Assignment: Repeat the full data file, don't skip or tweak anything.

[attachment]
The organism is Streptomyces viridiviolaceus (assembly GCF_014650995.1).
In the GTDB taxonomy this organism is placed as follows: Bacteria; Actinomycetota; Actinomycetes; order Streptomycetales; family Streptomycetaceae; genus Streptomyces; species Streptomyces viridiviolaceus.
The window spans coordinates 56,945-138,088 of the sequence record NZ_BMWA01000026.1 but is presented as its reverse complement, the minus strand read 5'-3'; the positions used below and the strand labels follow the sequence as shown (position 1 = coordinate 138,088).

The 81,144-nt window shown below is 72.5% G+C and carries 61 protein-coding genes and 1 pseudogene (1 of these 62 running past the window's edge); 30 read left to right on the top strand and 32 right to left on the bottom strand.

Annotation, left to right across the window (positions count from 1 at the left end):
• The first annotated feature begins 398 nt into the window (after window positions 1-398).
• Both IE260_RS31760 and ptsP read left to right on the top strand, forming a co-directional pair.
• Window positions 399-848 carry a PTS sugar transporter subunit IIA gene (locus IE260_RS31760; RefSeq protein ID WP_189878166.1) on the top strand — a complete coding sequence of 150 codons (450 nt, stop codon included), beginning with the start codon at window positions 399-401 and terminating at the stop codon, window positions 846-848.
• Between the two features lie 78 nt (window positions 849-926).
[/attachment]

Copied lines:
The organism is Streptomyces viridiviolaceus (assembly GCF_014650995.1).
In the GTDB taxonomy this organism is placed as follows: Bacteria; Actinomycetota; Actinomycetes; order Streptomycetales; family Streptomycetaceae; genus Streptomyces; species Streptomyces viridiviolaceus.
The window spans coordinates 56,945-138,088 of the sequence record NZ_BMWA01000026.1 but is presented as its reverse complement, the minus strand read 5'-3'; the positions used below and the strand labels follow the sequence as shown (position 1 = coordinate 138,088).

The 81,144-nt window shown below is 72.5% G+C and carries 61 protein-coding genes and 1 pseudogene (1 of these 62 running past the window's edge); 30 read left to right on the top strand and 32 right to left on the bottom strand.

Annotation, left to right across the window (positions count from 1 at the left end):
• The first annotated feature begins 398 nt into the window (after window positions 1-398).
• Both IE260_RS31760 and ptsP read left to right on the top strand, forming a co-directional pair.
• Window positions 399-848 carry a PTS sugar transporter subunit IIA gene (locus IE260_RS31760; RefSeq protein ID WP_189878166.1) on the top strand — a complete coding sequence of 150 codons (450 nt, stop codon included), beginning with the start codon at window positions 399-401 and terminating at the stop codon, window positions 846-848.
• Between the two features lie 78 nt (window positions 849-926).